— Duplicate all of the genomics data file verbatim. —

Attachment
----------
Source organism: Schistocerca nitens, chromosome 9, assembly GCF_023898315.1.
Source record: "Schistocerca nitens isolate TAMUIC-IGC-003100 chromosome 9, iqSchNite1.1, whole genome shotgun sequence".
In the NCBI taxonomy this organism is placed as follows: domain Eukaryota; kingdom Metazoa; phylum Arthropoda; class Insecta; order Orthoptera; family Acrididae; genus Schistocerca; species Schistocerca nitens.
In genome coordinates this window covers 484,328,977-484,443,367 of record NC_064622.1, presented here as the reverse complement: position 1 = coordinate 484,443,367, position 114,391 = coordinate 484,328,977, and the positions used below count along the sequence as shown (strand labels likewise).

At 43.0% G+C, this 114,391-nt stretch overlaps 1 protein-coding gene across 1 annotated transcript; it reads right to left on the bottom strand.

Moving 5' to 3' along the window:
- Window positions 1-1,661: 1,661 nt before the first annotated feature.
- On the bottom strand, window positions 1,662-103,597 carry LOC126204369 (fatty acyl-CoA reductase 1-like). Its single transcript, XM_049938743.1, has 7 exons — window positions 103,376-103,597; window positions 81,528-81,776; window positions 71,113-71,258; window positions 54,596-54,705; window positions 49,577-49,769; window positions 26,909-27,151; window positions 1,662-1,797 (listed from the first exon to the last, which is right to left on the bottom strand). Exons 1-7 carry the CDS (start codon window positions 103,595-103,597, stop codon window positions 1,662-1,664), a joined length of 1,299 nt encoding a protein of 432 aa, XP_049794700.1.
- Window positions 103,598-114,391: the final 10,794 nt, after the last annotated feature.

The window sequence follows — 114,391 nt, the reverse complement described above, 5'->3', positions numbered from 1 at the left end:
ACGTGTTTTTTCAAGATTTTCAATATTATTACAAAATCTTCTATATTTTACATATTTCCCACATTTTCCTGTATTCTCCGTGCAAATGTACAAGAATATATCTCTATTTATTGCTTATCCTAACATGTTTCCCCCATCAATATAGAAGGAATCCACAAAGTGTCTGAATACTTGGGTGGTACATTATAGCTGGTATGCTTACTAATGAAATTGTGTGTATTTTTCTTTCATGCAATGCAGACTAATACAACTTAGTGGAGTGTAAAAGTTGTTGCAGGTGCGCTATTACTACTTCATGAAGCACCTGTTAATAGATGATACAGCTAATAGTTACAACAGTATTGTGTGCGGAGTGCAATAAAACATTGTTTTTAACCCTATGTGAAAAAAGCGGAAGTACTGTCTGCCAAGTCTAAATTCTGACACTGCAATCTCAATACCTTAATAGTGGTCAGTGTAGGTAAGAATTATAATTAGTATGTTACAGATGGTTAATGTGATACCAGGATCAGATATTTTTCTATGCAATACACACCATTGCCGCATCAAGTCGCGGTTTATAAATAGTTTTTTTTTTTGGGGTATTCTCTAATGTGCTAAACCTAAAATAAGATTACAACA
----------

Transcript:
Source organism: Schistocerca nitens, chromosome 9, assembly GCF_023898315.1.
Source record: "Schistocerca nitens isolate TAMUIC-IGC-003100 chromosome 9, iqSchNite1.1, whole genome shotgun sequence".
In the NCBI taxonomy this organism is placed as follows: domain Eukaryota; kingdom Metazoa; phylum Arthropoda; class Insecta; order Orthoptera; family Acrididae; genus Schistocerca; species Schistocerca nitens.
In genome coordinates this window covers 484,328,977-484,443,367 of record NC_064622.1, presented here as the reverse complement: position 1 = coordinate 484,443,367, position 114,391 = coordinate 484,328,977, and the positions used below count along the sequence as shown (strand labels likewise).

At 43.0% G+C, this 114,391-nt stretch overlaps 1 protein-coding gene across 1 annotated transcript; it reads right to left on the bottom strand.

Moving 5' to 3' along the window:
- Window positions 1-1,661: 1,661 nt before the first annotated feature.
- On the bottom strand, window positions 1,662-103,597 carry LOC126204369 (fatty acyl-CoA reductase 1-like). Its single transcript, XM_049938743.1, has 7 exons — window positions 103,376-103,597; window positions 81,528-81,776; window positions 71,113-71,258; window positions 54,596-54,705; window positions 49,577-49,769; window positions 26,909-27,151; window positions 1,662-1,797 (listed from the first exon to the last, which is right to left on the bottom strand). Exons 1-7 carry the CDS (start codon window positions 103,595-103,597, stop codon window positions 1,662-1,664), a joined length of 1,299 nt encoding a protein of 432 aa, XP_049794700.1.
- Window positions 103,598-114,391: the final 10,794 nt, after the last annotated feature.

The window sequence follows — 114,391 nt, the reverse complement described above, 5'->3', positions numbered from 1 at the left end:
ACGTGTTTTTTCAAGATTTTCAATATTATTACAAAATCTTCTATATTTTACATATTTCCCACATTTTCCTGTATTCTCCGTGCAAATGTACAAGAATATATCTCTATTTATTGCTTATCCTAACATGTTTCCCCCATCAATATAGAAGGAATCCACAAAGTGTCTGAATACTTGGGTGGTACATTATAGCTGGTATGCTTACTAATGAAATTGTGTGTATTTTTCTTTCATGCAATGCAGACTAATACAACTTAGTGGAGTGTAAAAGTTGTTGCAGGTGCGCTATTACTACTTCATGAAGCACCTGTTAATAGATGATACAGCTAATAGTTACAACAGTATTGTGTGCGGAGTGCAATAAAACATTGTTTTTAACCCTATGTGAAAAAAGCGGAAGTACTGTCTGCCAAGTCTAAATTCTGACACTGCAATCTCAATACCTTAATAGTGGTCAGTGTAGGTAAGAATTATAATTAGTATGTTACAGATGGTTAATGTGATACCAGGATCAGATATTTTTCTATGCAATACACACCATTGCCGCATCAAGTCGCGGTTTATAAATAGTTTTTTTTTTTGGGGTATTCTCTAATGTGCTAAACCTAAAATAAGATTACAACA